Celia Barquín Arozamena had played some of the best golf courses in the world, but her promising life ended on a humble public course down the road from her college, Iowa State University.
Ms. Barquín Arozamena, a top amateur golfer from Spain, was finishing up the first nine holes by herself on Monday morning at Coldwater Golf Links in Ames, Iowa, when a man attacked her, the police said. She was stabbed in the torso and neck, her body dumped in a pond next to the No. 9 tee box.
The killing of Ms. Barquín Arozamena, who won the Big 12 women’s championship in April, has stunned the quiet college town of Ames and led her hometown in Spain to declare three days of mourning.
Iowa State has said it will go ahead with a previously planned ceremony during halftime at the university’s football game on Saturday to honor Ms. Barquín Arozamena, 22, as the 2018 female athlete of the year. The school will also award her a posthumous diploma, granting her a bachelor’s degree in civil engineering.
“Losing one of our student-athletes is like losing a child,” Jamie Pollard, the athletic director at Iowa State, said on Tuesday, fighting back tears. “Celia was the victim of a senseless, random act by a stranger in the middle of broad daylight playing something she loved.”
The Ames Police Department arrested Collin Daniel Richards, 22, who was living in a homeless camp in a wooded area near the course, and charged him with first-degree murder. The police said that Mr. Richards, who has a lengthy criminal history in Iowa and who was released from state prison in June, had cuts and scratches on his body consistent with a recent altercation.
Officers identified Mr. Richards early in the investigation after they received a tip from another man who had stayed at the same homeless camp. He told officers that Mr. Richards had recently talked about having “an urge to rape and kill a woman,” the police said.
Investigators found a knife and a bag of bloody clothes belonging to Mr. Richards near the camp, said Geoff Huff, the department’s investigations commander. Mr. Richards was being held in jail on Wednesday with bail set at $5 million.
“It’s troubling that something would happen in broad daylight in a community as safe as Ames,” Commander Huff said. “It’s an awful thing that happened.”
About 30 miles north of Des Moines, Ames is entwined with Iowa State University, whose campus is in the middle of town and whose 35,000 students make up half its population. Ames is considered among the safest towns in the state, with one recorded homicide in each of the past two years.
Ms. Barquín Arozamena’s death came about a month after the body of another college student, Mollie Tibbetts, 20, was found in a field east of Des Moines.
Born in Reocín, a town of 3,000 people near Spain’s northern coast, Ms. Barquín Arozamena graduated from high school as one of the top junior golfers in the country. She decided to play collegiate golf in the United States and enrolled at Iowa State University in 2014, majoring in civil engineering.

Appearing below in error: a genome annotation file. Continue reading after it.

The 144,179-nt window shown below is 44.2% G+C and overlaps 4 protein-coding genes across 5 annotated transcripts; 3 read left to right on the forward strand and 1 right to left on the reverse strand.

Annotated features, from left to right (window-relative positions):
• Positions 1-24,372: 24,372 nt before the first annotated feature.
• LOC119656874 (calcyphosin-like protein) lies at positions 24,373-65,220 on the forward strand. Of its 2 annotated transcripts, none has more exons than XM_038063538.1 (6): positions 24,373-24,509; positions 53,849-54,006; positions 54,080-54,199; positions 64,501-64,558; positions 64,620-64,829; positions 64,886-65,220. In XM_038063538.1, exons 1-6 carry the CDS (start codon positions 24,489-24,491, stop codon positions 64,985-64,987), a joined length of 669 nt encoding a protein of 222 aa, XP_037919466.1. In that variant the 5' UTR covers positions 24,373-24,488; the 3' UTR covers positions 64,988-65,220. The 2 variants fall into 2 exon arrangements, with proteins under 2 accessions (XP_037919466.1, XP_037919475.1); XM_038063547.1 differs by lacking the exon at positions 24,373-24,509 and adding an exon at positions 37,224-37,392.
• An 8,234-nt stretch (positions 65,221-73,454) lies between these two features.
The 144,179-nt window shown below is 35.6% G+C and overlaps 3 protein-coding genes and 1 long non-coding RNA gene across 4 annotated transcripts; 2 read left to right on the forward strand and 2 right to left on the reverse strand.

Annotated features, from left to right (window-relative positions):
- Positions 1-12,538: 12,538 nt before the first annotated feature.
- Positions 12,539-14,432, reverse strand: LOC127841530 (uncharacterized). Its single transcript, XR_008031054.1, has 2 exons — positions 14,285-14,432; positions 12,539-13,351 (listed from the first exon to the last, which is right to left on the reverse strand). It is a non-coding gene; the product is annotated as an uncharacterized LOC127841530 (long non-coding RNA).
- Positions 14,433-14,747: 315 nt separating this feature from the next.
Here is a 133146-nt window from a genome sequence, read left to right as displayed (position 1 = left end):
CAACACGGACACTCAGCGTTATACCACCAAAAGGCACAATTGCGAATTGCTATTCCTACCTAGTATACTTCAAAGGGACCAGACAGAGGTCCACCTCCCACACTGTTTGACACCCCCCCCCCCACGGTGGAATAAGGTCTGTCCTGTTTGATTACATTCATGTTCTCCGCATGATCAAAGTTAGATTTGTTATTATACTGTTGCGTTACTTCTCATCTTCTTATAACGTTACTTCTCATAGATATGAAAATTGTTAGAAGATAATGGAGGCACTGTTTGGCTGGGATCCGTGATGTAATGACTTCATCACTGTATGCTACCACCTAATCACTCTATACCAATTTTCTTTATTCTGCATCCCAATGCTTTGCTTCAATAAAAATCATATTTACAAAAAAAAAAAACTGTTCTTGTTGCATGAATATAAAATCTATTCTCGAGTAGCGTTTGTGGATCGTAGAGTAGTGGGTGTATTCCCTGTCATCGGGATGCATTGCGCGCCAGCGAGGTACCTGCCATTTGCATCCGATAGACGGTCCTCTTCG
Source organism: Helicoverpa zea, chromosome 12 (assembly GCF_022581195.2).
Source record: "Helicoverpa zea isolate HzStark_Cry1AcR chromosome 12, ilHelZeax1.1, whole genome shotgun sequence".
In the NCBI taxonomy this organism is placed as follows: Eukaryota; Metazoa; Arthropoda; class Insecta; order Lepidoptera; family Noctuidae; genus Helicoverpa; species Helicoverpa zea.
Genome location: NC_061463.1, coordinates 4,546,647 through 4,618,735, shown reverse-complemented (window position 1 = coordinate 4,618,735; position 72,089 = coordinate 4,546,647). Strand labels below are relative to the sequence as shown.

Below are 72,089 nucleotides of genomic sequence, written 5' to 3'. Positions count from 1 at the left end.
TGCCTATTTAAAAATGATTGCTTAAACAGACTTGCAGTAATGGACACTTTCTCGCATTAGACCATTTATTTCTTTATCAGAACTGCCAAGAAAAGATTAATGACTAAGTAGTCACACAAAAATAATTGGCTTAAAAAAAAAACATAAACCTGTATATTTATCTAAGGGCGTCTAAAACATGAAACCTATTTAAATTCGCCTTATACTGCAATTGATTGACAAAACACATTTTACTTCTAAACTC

She dominated on the golf course immediately, earning three top-10 finishes in tournaments and being selected for the All-Big 12 First Team. She wrapped up her college eligibility last spring in dramatic fashion, winning the Big 12 Championship and then qualifying to play in the 2018 United States Women’s Open on the L.P.G.A. Tour.
“Celia had so much pride in competing for Iowa State,” Christie Martens, the women’s golf coach at Iowa State, told reporters on Tuesday. “Winning the Big 12 championship for our team meant so much to her because of doing it for Iowa State.”
The Ames Police Department said that it did not know what time Ms. Barquín Arozamena was attacked on Monday, but that golfers playing behind her spotted her abandoned bag on a fairway around 10:20 a.m. With the bag’s owner nowhere to be found, the golfers reported the episode to the police.
About an hour later, officers found her body in the pond and then tracked her scent with a dog to a wooded area off the course, where they encountered the man who knew Mr. Richards from the camp.
It was not clear whether Mr. Richards, who had previous convictions in Iowa for theft, burglary and harassment, had hired a lawyer or whether he had been appointed one. Before being sentenced to prison in late 2017, he lived with his grandparents in Coon Rapids, a small town about 70 miles west of Ames.
His grandparents could not be reached for comment on Wednesday. But in an interview with The Daily Times Herald in Iowa, his grandmother, Diane Richards, said, “We’re just so devastated.”
In Reocín, town officials held a minute’s silence for Ms. Barquín Arozamena on Tuesday, and declared three days of official mourning.
Spain’s sports minister, José Guirao, lamented her death, writing on Twitter that she had “a great future as a sportswoman.”
The mayor of Reocín, Pablo Diestro, told local reporters that her killing was an unexplainable “bombshell” for her family and other local residents. Mr. Diestro was also her schoolteacher when she was young.
“She was one of these pupils who don’t require a lot of work from you, who are always aiming for 10 out of 10 and overachieving,” Mr. Diestro said.
“When she was here, you could see her doing sports, studying, always very focused on her things,” Mr. Diestro added. “She got on with things and never looked to provoke anybody.”
Ms. Barquín Arozamena grew up idolizing the Spanish golfers Seve Ballesteros, who was born in her home region of Cantabria, and Sergio García. Local news reports included photos of Ms. Barquín Arozamena meeting both golfers as a young girl.
“Heartbroken over what happened to #CeliaBarquinArozamena,” Mr. García wrote on Twitter on Tuesday. “I had the pleasure of meeting her and I know she was a special person.”
Raphael Minder contributed reporting.